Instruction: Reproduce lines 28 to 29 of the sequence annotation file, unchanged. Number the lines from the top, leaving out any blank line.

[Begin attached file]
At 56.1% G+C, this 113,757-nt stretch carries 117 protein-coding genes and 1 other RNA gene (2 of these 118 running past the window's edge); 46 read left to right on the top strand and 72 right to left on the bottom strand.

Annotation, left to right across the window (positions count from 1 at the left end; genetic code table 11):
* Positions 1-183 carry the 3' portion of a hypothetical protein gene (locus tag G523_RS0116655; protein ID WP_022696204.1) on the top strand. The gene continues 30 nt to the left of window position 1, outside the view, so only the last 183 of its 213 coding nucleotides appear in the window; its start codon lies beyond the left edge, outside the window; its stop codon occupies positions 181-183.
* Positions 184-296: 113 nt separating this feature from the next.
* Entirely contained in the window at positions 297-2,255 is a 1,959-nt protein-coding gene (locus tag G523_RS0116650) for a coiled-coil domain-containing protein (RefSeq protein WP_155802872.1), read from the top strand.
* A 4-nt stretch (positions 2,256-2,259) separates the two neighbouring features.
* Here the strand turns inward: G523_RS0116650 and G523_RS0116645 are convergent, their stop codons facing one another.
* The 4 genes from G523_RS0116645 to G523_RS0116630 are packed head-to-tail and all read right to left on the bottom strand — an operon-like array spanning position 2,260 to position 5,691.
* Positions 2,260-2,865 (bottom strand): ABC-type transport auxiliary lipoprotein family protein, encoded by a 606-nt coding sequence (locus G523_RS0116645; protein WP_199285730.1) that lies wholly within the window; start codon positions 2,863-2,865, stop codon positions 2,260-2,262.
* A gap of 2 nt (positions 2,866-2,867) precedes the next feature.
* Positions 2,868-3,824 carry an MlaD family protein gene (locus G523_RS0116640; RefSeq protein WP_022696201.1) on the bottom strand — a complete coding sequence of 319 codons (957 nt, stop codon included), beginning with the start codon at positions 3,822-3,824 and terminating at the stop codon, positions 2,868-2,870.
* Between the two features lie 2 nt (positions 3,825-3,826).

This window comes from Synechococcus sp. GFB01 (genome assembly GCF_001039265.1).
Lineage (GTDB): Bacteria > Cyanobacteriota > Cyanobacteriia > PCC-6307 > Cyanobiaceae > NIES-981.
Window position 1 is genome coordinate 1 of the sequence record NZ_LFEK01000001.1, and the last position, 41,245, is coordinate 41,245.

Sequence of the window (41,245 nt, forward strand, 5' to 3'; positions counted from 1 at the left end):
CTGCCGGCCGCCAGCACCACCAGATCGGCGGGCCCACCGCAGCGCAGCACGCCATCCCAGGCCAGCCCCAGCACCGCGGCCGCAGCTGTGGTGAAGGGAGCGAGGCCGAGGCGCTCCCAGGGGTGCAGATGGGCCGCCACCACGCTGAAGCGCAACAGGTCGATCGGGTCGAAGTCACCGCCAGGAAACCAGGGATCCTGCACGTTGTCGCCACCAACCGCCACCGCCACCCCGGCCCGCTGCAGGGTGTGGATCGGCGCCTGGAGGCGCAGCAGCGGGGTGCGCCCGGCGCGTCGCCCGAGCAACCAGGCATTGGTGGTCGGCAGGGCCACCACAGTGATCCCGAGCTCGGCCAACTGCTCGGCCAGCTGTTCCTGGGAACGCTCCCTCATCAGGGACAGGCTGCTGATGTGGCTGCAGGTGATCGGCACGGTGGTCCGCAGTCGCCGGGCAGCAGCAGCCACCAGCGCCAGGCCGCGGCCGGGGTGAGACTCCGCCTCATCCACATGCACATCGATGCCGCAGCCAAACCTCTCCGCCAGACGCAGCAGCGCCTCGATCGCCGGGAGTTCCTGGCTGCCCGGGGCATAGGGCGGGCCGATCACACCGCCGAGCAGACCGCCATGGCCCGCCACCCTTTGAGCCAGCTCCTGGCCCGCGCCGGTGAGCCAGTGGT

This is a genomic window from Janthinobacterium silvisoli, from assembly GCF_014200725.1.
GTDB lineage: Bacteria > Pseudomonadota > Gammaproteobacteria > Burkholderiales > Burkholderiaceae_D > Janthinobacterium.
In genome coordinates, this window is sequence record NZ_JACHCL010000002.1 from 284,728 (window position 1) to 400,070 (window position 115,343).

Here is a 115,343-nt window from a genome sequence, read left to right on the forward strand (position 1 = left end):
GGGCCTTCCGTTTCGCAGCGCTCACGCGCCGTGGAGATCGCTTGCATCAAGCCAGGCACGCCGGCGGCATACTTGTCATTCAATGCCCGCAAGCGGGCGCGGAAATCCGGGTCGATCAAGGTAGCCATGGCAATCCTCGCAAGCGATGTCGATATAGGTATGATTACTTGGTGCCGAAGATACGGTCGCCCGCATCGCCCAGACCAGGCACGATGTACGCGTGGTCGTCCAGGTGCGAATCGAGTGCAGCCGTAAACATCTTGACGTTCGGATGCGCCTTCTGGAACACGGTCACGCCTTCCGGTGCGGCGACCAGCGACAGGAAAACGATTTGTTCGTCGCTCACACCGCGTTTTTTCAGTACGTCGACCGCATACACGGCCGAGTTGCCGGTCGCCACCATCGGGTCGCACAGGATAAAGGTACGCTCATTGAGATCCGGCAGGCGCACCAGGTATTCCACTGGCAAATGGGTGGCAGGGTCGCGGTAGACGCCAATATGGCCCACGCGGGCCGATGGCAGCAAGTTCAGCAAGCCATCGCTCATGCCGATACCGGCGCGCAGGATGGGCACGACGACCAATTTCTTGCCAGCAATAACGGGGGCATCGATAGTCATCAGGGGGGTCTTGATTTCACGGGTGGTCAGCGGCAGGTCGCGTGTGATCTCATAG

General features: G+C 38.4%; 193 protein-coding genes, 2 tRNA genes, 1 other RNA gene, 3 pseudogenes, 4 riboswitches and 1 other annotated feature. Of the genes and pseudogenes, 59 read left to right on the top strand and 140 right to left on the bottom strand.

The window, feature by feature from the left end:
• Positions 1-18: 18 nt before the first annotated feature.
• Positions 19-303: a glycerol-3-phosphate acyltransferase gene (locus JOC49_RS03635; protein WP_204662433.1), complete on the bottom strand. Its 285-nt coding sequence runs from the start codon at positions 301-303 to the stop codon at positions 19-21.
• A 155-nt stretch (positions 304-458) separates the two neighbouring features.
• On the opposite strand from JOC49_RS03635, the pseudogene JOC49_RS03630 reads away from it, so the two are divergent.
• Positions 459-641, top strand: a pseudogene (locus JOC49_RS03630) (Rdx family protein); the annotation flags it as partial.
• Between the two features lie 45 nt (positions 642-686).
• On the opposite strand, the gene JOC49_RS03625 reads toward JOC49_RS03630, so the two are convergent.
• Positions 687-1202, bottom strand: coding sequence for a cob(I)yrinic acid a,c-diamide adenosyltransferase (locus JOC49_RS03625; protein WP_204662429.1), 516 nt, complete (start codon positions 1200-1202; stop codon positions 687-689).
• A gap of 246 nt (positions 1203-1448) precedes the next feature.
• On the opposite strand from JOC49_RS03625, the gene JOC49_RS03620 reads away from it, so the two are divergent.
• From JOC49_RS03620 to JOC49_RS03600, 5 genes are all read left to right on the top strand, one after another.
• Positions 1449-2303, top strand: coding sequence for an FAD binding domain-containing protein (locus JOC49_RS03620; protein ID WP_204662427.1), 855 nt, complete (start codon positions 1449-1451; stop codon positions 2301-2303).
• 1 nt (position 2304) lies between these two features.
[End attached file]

• On the opposite strand from JOC49_RS03635, the pseudogene JOC49_RS03630 reads away from it, so the two are divergent.
• Positions 459-641, top strand: a pseudogene (locus JOC49_RS03630) (Rdx family protein); the annotation flags it as partial.